Collins finished 2020 with 54 recorded tackles, 7.5 for loss, two forced fumbles, four sacks, four interceptions, and two defensive touchdowns in just eight games. These numbers evidently show how Collins can impact the game on three levels of the defense, which reminds me of Lorenzo Alexander. The only difference is that Collins’ game is more accustomed to fit into the modern NFL.
Edge – Kwity Paye (Michigan) = Shaq Lawson
It seemed as if the Buffalo Bills would be fine without Shaq Lawson in 2020, and for the most part, they were. However, there were some clear difficulties defending against the run, not to say that was primarily because of Lawson’s departure, but I’m sure it had some impact.
In my opinion, Paye is a very similar prospect to Lawson for a couple of reasons, and the first reason is the comparison of their physical frames. Both are just under 6’3″ and about 265 pounds. The second similarity between the two is play style.
Both edge rushers are capable of bending around the edge to get to opposing quarterbacks, but it isn’t their bread and butter. Paye and Lawson are both very powerful edge rushers that get most of their pass-rushing production from overpowering the player blocking them. Neither have a deep bag full of advanced pass-rushing moves but, rather, above-average athleticism that consistently puts them in advantageous positions to win in various situations.
As mentioned above, Lawson really came into his own by his last season in Buffalo in regards to setting the edge against the run. In Paye’s last 16 collegiate games played, he has 16.5 tackles for loss. Furthermore, his 36 bench press reps at Michigan’s Pro Day should illustrate the natural power he possesses and utilizes when defending against the run.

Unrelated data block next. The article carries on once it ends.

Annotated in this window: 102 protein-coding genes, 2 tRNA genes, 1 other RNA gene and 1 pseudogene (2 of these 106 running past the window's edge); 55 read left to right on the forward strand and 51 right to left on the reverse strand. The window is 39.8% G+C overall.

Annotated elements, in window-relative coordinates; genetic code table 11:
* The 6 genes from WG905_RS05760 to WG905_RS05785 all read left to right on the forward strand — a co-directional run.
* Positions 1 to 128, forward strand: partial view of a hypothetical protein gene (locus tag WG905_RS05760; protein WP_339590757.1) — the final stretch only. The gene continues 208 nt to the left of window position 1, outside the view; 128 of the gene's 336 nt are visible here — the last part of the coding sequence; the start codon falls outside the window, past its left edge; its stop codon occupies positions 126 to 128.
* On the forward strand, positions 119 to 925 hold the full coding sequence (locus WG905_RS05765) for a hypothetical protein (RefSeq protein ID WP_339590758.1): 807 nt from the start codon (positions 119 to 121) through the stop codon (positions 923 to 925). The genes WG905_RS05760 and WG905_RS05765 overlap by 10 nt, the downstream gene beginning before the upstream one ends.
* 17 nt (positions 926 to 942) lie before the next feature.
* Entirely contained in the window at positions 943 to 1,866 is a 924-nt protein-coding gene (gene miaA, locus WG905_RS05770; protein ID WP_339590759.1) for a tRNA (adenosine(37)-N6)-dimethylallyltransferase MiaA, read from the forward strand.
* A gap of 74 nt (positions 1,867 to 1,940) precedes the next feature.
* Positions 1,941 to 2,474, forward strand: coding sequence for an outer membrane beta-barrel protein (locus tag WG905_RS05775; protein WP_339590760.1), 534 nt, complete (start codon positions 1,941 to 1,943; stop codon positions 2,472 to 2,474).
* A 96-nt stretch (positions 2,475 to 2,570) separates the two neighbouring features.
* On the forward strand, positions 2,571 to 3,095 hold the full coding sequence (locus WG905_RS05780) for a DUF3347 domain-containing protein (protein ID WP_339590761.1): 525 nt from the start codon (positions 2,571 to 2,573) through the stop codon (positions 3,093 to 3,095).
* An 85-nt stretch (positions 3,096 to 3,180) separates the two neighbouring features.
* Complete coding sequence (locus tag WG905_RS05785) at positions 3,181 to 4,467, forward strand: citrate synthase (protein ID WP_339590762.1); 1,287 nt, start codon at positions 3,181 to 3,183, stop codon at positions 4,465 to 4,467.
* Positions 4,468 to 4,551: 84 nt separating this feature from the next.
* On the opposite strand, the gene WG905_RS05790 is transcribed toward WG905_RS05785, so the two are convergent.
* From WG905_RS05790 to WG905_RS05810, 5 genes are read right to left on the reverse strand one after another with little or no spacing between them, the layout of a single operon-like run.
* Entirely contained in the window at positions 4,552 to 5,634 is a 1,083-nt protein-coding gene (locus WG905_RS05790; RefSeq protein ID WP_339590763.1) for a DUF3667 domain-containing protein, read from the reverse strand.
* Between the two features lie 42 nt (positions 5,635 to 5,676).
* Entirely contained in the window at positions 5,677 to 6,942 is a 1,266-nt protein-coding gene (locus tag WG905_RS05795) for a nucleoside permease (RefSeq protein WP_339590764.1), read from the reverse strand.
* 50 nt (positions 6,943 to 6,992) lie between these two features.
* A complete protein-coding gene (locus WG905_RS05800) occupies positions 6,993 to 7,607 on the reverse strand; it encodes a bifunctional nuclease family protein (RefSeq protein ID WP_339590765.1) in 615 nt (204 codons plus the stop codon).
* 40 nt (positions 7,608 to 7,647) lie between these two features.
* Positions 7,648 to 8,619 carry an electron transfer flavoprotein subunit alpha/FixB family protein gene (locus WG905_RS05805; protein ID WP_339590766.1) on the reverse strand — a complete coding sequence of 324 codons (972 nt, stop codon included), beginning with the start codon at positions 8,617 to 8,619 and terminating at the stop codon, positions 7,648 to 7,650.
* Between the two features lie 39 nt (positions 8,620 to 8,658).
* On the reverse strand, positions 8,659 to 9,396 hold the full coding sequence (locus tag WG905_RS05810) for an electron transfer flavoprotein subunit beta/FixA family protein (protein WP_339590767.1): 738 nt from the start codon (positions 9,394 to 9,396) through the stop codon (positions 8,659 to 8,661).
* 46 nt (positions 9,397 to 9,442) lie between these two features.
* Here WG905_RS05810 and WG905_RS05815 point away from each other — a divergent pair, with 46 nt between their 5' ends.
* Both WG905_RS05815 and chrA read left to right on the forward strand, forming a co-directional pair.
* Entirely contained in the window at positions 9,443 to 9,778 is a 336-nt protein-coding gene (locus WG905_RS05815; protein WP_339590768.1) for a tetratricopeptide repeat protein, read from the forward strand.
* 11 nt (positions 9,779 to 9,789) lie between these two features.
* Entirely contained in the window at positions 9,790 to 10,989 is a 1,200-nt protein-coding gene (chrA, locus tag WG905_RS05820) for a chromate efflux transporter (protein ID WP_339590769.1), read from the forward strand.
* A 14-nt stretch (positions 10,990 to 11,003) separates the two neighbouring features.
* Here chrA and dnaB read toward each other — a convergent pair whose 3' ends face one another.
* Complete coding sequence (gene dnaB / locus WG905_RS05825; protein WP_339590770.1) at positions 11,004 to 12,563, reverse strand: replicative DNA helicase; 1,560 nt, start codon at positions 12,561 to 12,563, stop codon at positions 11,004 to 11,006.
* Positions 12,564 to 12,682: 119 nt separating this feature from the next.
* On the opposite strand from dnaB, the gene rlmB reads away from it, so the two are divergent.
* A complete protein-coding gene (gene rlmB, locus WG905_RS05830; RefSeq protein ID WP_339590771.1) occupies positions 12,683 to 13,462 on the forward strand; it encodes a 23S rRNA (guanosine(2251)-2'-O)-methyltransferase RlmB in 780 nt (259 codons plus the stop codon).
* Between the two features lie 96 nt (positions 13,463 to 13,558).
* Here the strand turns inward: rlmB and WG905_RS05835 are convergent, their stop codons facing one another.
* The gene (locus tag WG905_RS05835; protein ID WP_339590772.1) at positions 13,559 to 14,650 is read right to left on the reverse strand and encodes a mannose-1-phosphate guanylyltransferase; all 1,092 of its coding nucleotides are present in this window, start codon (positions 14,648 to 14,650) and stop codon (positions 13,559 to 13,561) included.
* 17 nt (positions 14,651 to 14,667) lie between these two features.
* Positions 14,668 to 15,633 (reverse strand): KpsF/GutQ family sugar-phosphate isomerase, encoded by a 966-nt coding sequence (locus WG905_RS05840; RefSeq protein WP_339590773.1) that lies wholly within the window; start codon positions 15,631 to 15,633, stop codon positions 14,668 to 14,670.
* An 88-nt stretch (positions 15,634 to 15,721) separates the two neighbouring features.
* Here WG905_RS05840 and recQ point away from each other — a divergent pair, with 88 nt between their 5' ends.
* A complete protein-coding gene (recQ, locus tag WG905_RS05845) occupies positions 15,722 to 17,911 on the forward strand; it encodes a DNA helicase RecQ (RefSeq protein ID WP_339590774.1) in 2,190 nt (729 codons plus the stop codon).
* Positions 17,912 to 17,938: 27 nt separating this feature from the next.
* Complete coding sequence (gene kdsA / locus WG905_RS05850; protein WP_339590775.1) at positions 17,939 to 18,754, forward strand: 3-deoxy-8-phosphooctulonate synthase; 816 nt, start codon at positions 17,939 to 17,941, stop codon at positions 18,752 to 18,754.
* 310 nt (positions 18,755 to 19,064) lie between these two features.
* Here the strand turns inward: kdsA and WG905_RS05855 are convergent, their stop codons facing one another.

WR – Josh Imatorbhebhe = Eric Moulds
I wouldn’t blame anyone for being intimidated by just trying to pronounce his name, but Imatorbhebhe’s game is even more intimidating. He measured in just above 6 feet tall and 218 pounds at Illinois Pro Day. Eric Moulds is listed at 6’2″ and 210 pounds for reference. The primary reasoning for this comparison is the similarities between their athletic profiles. Both being wide receivers above 200 pounds enables them to play with an atypical level of physicality relative to the position.
The next striking similarity is how they beat defenders. Moulds was a monster after the catch and had the speed to take it to the house. Imatorbhebhe might not have the same level of breakaway speed that Moulds had, but what they both have is competitive toughness. Moulds was very difficult to tackle because, at his size, it would really require the defender to truly square him up. By the way, Moulds is far too under-appreciated. He just happened to come to the Buffalo Bills during the playoff drought, so his personal success is diminished by the team’s shortcomings.
Imatorbhebhe is actually a bit denser than Moulds was in his day. This lowers his center of gravity, and it shows in his balance at the point of contact. When Imatorbhebhe gets the ball in his hands, it feels like he turns into a running back and seemingly requires at least two people to tackle him more than not. He’s a problem in open space because once he gets a full head of steam, his momentum makes him very difficult to bring down.